Five Often Overlooked Reasons Why New Businesses Fail

Doing Business Profitably

Image Credit: thinkpanama

There are many stories of how a business grew from very humble beginnings to become multi-million dollar market leaders. What almost never makes it to the Business section of our daily newspaper is the sheer number of startups that are forced to shut down within months of inception.

If you have the chance to visit the local branch of the Companies Commission (or similar government department) you’ll most likely see that there are millions of companies registered in your country. By the time you browsed through the first 50 or 60 companies, you’ll discover that the vast majority of them no longer operate.

This my friend, is the reality of doing business. Only the toughest will survive. If you’re planning to start your own business, you’ll pick some pointers on not letting your startup join this pool of failures by reading the rest of this post.

Lack of Market Knowledge

It’s not enough to just develop a product or service to be sold. Anyone can do this. I have no doubt that this is the biggest reason why most startups fail without seeing its first anniversary.

I think it is essential that an entrepreneur realize from the offset that there is a market out there. No, not a market for your product, but a whole complex ecosystem of products, competitors, partners and customers. No matter how good you think your product is, it really doesn’t matter.

To have a fighting chance in the world of business, your product (or service) must fulfill all these criteria:

  • It must have a sustainable customer base
  • The customers must be willing to purchase the product at a profitable price you’ve set
  • Your product must have at least one significant advantage over the competition (and make sure you push this fact at every possible opportunity!)
  • Regardless who you are, you can’t market your product alone! Find reliable and passionate partners to assist in non-core areas of your business while you focus on running it as a whole

It also helps not to fall too much in love with your product. This makes you blind to its flaws, some of which may be fatal.

Not Keeping a Close Watch on Costs and Expenses

A reality of business is that there will always be costs and expenses involved. Failure to realistically factor this in your pricing and general operation will result in your business tanking in no time.

In the early stages of your business formation, resist all temptations to spend on things that doesn’t directly contribute to revenue. There’s a fine line between being thrifty and downright stingy. Unfortunately, there’s no clear cut way to differentiate between the two across different industries.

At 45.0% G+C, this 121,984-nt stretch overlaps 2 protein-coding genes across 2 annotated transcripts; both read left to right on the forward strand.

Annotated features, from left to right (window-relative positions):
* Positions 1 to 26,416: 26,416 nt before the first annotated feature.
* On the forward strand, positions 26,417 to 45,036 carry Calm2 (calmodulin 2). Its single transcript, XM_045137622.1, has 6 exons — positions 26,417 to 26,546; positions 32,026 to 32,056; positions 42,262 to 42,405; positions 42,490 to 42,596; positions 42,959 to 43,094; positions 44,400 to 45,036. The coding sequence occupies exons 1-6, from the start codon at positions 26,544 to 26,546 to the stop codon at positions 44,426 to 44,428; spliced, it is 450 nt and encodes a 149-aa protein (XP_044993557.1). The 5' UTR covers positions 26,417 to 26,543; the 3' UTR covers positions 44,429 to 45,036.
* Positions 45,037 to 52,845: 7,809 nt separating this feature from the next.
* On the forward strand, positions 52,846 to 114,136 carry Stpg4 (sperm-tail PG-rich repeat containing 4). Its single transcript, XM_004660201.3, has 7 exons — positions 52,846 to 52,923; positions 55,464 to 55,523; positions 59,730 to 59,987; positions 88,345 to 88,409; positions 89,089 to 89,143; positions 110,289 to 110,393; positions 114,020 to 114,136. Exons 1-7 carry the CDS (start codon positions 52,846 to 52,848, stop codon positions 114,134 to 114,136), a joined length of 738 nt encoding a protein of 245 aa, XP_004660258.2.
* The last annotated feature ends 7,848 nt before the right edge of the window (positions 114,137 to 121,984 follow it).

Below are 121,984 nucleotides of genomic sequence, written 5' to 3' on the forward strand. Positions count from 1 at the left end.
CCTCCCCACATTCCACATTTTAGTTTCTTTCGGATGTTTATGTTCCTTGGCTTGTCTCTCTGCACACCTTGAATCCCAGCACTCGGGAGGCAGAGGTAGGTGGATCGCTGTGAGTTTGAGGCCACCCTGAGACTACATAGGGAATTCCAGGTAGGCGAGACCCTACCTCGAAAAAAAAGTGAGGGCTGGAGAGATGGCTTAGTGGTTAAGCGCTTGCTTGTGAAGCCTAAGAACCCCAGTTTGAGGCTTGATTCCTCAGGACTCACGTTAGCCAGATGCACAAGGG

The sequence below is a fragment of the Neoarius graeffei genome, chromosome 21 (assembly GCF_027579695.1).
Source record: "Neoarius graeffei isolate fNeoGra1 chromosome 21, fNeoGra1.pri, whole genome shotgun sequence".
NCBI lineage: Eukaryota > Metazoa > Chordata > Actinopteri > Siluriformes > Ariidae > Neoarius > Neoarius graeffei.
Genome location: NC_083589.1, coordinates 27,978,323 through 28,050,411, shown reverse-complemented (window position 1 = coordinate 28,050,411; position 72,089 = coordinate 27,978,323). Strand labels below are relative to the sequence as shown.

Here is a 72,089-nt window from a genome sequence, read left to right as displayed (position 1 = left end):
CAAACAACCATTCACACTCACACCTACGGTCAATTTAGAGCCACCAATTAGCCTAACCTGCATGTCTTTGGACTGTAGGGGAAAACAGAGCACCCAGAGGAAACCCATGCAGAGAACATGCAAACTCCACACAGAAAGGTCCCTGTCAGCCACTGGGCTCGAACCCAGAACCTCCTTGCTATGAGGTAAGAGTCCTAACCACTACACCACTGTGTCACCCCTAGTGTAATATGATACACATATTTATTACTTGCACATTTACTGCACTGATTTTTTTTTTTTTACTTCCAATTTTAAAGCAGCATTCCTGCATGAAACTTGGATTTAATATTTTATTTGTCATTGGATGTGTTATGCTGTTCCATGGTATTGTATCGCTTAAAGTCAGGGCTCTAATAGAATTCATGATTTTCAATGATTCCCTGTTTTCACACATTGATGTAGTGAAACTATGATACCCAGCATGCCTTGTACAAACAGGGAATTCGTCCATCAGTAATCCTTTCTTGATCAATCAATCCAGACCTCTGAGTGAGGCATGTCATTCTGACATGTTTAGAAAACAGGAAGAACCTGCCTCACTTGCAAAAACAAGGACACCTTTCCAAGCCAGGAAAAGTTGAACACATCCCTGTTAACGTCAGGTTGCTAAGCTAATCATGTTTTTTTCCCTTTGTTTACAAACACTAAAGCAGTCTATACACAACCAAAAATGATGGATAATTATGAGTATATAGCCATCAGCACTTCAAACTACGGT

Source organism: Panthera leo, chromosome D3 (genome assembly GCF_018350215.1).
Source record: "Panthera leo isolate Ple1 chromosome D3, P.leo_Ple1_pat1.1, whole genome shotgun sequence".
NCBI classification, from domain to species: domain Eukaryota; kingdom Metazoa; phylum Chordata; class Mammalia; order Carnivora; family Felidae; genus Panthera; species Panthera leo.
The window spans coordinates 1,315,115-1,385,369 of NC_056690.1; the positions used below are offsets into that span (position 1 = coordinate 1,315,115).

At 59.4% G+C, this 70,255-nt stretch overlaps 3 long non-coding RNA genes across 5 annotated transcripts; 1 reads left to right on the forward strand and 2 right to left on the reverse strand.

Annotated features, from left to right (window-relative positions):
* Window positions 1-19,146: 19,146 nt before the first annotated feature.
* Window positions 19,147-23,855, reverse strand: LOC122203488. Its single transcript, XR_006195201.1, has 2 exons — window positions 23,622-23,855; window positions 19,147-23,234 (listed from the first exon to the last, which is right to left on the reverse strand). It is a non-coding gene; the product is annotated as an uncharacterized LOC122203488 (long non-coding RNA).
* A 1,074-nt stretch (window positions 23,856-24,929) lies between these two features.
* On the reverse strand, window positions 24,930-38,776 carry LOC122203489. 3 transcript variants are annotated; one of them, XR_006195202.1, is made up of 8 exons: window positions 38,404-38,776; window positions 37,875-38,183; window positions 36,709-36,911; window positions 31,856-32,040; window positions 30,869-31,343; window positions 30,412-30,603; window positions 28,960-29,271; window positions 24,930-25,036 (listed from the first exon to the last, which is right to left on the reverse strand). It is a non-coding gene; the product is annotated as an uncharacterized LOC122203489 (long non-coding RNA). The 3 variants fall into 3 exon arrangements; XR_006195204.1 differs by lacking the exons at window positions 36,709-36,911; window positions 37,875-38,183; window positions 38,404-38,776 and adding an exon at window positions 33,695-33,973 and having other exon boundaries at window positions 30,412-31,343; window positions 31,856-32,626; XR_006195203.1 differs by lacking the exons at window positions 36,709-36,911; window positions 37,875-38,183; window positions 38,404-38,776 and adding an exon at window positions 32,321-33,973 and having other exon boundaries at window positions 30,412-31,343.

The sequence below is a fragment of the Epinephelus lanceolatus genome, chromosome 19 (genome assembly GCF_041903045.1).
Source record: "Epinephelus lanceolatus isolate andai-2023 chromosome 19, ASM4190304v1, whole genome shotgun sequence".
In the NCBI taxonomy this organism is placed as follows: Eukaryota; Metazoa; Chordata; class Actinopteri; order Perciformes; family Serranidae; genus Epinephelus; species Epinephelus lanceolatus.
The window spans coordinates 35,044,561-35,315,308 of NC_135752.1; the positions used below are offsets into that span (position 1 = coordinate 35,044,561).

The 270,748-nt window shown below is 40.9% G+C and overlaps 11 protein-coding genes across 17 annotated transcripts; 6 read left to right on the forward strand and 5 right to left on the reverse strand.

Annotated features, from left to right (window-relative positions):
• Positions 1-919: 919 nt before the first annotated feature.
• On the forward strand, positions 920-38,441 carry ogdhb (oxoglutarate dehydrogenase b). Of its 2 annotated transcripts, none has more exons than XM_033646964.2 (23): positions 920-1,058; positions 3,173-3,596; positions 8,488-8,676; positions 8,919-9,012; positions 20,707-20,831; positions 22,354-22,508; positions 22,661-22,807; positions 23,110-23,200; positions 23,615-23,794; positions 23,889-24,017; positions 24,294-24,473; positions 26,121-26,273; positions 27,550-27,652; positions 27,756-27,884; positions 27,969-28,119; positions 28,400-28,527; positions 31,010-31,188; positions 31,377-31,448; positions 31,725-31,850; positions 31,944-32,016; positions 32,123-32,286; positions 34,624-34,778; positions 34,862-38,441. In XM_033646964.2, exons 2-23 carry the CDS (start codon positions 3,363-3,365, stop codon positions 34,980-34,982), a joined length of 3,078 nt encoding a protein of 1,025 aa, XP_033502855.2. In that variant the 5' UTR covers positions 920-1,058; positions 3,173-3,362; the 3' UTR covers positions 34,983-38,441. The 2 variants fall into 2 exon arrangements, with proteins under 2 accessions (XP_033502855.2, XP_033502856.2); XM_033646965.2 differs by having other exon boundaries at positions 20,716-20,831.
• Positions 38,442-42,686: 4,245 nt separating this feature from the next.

For example, if your business runs primarily online then renting an office space probably isn’t a good idea when starting out. Instead, focus on the essentials; like fast and stable internet connection, reliable web hosting and efficient sales tracking system.

Be very sharp in pinpointing your costs and expenses. Don’t just identify them, document every instance of money going out of the business and its justifications. Complacency in this area has resulted in countless downfalls of businesses everywhere. Don’t let your enterprise join them!

Not Setting Reasonable Small Milestones

There’s an old saying; Failing to plan means you’re planning to fail.

Running a business by going with the flow is a dangerous exercise. You won’t drive to a city you’ve never been before on a borrowed car with a broken fuel meter and no spare tyre, would you? By not having a proper business plan (a map) and setting achievement milestones (landmarks on the map) where exactly are you taking your business (the car)? Nowhere of course!

Not Actively Participating in Community Activities

Zero visibility means zero business. A proven method of being visible is by participating in community activities. Mind you, this doesn’t mean pasting your company logo on some billboard promoting the town’s annual charity run. That’s just a passive brand awareness exercise and when you’re not yet running a multi-million dollar establishment, it doesn’t help your company in the least.

What the small startup should do is to make the community be aware that:

  1. The enterprise exists!
  2. The enterprise is part of the community
  3. The enterprise can help them
  4. The enterprise wants to help them
  5. The relationship between the community and the enterprise is symbiotic; they need each other!

Not Presenting the Enterprise Professionally

Even if your product is absolutely the best in its class, it is useless if people won’t buy from you. The main reason a prospect doesn’t convert into a customer is that she doesn’t have confidence in your brand, company or representative.

Many business opportunities are lost due to this problem. Therefore, you must ensure that your corporate image reflects the success you want to achieve. You may not be successful yet, but you must dress and act as though you’re already a major bigwig in the industry.

However, you should also remain down-to-earth and not look down on others. Look like a million dollars but be humble and true to your roots. Remember that the existing pool of customers you already have probably chose you over hundreds of other companies because of how well you treated them.